I am stumped trying to create an Emacs regular-expression that excludes groups. [^] excludes individual characters in a set, but I want to exclude specific sequences of characters: something like [^(not|this)], so that strings containing "not" or "this" are not matched.

In principle, I could write ([^n][^o][^t]|[^...]), but is there another way that's cleaner?

  • 3
    I think that’s GNU ERE. – Gumbo Feb 7 '10 at 19:19
  • @Gumbo. you are right, thanks – Anycorn Feb 7 '10 at 19:22
  • Click the "regex-negation" tag to see some similar questions. – finnw Feb 9 '10 at 12:59

First of all: [^n][^o][^t] is not a solution. This would also exclude words like nil ([^n] does not match), bob ([^o] does not match) or cat ([^t] does not match).

But it is possible to build a regular expression with basic syntax that does match strings that neither contain not nor this:


The pattern of this regular expression is to allow any character that is not the first character of the words or only prefixes of the words but not the whole words.

  • 13
    +1, and if I was ever tempted to switch to Emacs, this would be reason enough not to. How can anyone live without lookaheads? :P – Alan Moore Feb 7 '10 at 20:29
  • 1
    Been enjoying Emacs very much so far, this is my first "what the ..." – biocyberman Aug 3 '15 at 19:57

This is not easily possible. Regular expressions are designed to match things, and this is all they can do.

First off: [^] does not designate an "excludes group", it designates a negated character class. Character classes do not support grouping in any form or shape. They support single characters (and, for convenience, character ranges). Your try [^(not|this)] is 100% equivalent to [^)(|hinots], as far as the regex engine is concerned.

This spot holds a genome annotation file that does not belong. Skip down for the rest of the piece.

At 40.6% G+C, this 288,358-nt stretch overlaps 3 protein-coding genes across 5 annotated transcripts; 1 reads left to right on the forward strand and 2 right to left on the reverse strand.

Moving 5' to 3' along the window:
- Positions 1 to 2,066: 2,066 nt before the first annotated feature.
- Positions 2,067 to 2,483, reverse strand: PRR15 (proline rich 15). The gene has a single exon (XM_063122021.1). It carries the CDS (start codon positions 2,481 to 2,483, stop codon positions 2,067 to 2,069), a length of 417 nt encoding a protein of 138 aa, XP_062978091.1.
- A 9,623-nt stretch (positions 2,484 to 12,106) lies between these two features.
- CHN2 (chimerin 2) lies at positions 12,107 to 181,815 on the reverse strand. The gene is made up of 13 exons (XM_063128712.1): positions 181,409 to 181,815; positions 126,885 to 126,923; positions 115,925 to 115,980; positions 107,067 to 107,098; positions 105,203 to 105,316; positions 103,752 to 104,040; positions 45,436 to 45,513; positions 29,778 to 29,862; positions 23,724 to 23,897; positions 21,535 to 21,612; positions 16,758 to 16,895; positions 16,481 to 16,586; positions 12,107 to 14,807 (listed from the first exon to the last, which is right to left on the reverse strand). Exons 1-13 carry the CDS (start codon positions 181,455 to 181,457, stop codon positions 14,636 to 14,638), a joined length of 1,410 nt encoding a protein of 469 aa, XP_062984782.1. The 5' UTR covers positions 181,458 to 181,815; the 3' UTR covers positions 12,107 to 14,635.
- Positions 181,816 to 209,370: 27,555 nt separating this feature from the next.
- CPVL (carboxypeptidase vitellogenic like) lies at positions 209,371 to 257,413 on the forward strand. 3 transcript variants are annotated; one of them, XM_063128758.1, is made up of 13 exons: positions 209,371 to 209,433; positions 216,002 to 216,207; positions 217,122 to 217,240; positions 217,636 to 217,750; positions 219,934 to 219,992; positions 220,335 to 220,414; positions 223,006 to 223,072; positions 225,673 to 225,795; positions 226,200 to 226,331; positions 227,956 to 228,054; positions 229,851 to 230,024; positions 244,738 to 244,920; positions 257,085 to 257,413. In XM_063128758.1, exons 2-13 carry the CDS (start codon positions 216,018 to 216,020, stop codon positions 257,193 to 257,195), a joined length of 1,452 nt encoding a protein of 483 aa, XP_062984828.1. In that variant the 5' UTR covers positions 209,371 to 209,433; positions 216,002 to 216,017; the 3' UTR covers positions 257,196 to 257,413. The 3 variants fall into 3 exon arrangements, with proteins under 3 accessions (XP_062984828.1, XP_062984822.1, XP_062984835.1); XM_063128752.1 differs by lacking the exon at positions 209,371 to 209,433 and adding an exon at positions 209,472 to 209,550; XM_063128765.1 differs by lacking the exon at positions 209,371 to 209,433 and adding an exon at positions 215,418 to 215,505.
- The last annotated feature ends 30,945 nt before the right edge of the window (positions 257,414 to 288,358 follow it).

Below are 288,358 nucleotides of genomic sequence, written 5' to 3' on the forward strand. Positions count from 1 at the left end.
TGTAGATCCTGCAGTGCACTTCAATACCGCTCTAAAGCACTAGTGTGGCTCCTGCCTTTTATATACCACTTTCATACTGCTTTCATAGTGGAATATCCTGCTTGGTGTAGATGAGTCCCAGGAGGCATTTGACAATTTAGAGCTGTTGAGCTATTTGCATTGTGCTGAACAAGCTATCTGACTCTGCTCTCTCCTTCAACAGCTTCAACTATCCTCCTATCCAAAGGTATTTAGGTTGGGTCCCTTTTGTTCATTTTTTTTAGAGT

Three ways can lead out of this situation:

  1. match (not|this) and exclude any matches with the help of the environment you are in (negate match results)
  2. use negative look-ahead, if supported by your regex engine and feasible in the situation
  3. rewrite the expression so it can match: see a similar question I asked earlier
  • 1
    I wonder why is this answer so lowly upvoted, this is the clearest answer here! – Hi-Angel Aug 4 '14 at 14:26
  • @Yagamy Because it more or less says "doesn't work" while clearly there is a way to make it work (even though an impractical one that's more of a last resort). – Tomalak Aug 5 '14 at 5:24
  • 1
    I doesn't see here a statement "Doesn't work", even contrary: you showed three ways that could solve the problem, and the third one is just like the accepted answer. – Hi-Angel Aug 5 '14 at 11:26
  • 1
    @Yagamy True, but pulling a "magic trick" is way more impressive than a cautionary answer. That's not to diminish the accepted answer, doing it that way is the only option sometimes, but it's damn unwieldy most of the time. I mentioned this option last for a reason. I suppose people like answers with a wow-effect better. :) – Tomalak Aug 5 '14 at 11:53
  • 1